OPT stands for Optional Practical Training, which is a temporary employment authorization (similar to receiving a work permit), that provides an opportunity to apply knowledge gained in the classroom to a practical work experience off-campus. This option is for international students who are studying in the United States and need to gain some hands-on experience aside from their theoretical lectures in a university setting. This post is dedicated to better understanding some of the shortcomings of OPT, how it could lead to a green card, and how the program currently works based on existing policy.
OPT does not confer an immigrant student with new visa status, and in most case, the student will still be on the same F-1 visa. To be eligible for OPT, an applicant must be enrolled full-time for at least one full academic year and be physically present in the United States.
Does OPT lead to a green card?
OPT might not lead to a green card because of the dual intent rule established by the DHS and by extension immigration services. For a brief refresher on this rule, it means that the student originally applied for an international student visa with the intent of returning to their home country after their studies are completed. This is part of the visa requirement.
However, OPT training could lead to full time employment after a student graduates from a university and is now invested in a new company/organization. A common example is a STEM student who through their university becomes involves with a lab and applies for OPT. Because of a limited period (usually 12 months) of work authorization, the student then decides to apply for an employment visa, through which they can also adjust their status, or file concurrently an I-485 application. This change in status is perfectly legal, although takes careful planning and execution.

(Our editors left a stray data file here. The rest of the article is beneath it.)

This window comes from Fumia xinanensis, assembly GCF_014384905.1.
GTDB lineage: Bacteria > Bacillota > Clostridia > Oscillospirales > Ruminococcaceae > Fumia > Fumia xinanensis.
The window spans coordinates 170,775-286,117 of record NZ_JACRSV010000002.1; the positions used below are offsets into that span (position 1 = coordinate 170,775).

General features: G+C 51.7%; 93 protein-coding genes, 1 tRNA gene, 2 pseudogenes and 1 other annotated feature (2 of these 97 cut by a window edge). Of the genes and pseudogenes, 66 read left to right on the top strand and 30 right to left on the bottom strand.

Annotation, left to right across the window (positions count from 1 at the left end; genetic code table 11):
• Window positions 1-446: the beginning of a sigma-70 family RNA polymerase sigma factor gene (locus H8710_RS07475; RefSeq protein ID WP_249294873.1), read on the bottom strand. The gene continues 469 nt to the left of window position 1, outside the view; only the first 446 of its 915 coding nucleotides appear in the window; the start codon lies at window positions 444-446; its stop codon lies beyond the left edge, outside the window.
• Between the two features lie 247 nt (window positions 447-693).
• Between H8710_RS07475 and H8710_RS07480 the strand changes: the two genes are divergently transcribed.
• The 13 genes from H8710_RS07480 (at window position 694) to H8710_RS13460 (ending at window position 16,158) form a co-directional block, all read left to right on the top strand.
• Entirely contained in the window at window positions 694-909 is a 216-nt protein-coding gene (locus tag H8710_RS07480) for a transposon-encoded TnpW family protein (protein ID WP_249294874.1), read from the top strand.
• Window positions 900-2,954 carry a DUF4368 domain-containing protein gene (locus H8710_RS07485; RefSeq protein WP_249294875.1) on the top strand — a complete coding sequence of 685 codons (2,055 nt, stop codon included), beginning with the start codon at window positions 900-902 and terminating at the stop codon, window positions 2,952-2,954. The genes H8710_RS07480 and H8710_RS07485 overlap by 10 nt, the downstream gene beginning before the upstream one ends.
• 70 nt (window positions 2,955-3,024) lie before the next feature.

What are some common issues with work authorization?
While the OPT, program helps international visa holders to gain valuable experiences, as mentioned it does not lead to a green card, and oftentimes adds significant stress and burden to students because of the inconsistency with time lags and backlogs on the side of the USCIS. Simply put, some employers will simply not risk wanting to hire a foreign-born applicant because of having to coordinate visa issuance and legality while also trying to run a business.
As such, some recommendations that have been made to this process include the following:
- Permitting OPT applicants to send their applications from other countries (consular processing)
- Permitting a 60 extension on a work authorization to secure/change status
- Creating a USCIS priority for timely issuance of visas (employment) for researchers, scientists, and other related professionals
- Expand and clarify the circumstances of dual intent via a change in DHS policy
This last bullet point is particularly important because there is much confusion about the “dual intent” doctrine and students who have working authorization via the OPT. Some organizations, such as the President's Alliance, which is an alliance of American university leaders dedicated to increasing public understanding of immigration, have stated that getting rid of the interim switch to a non-immigrant working visa would create efficiency, and allow employers to file an I-140 as needed.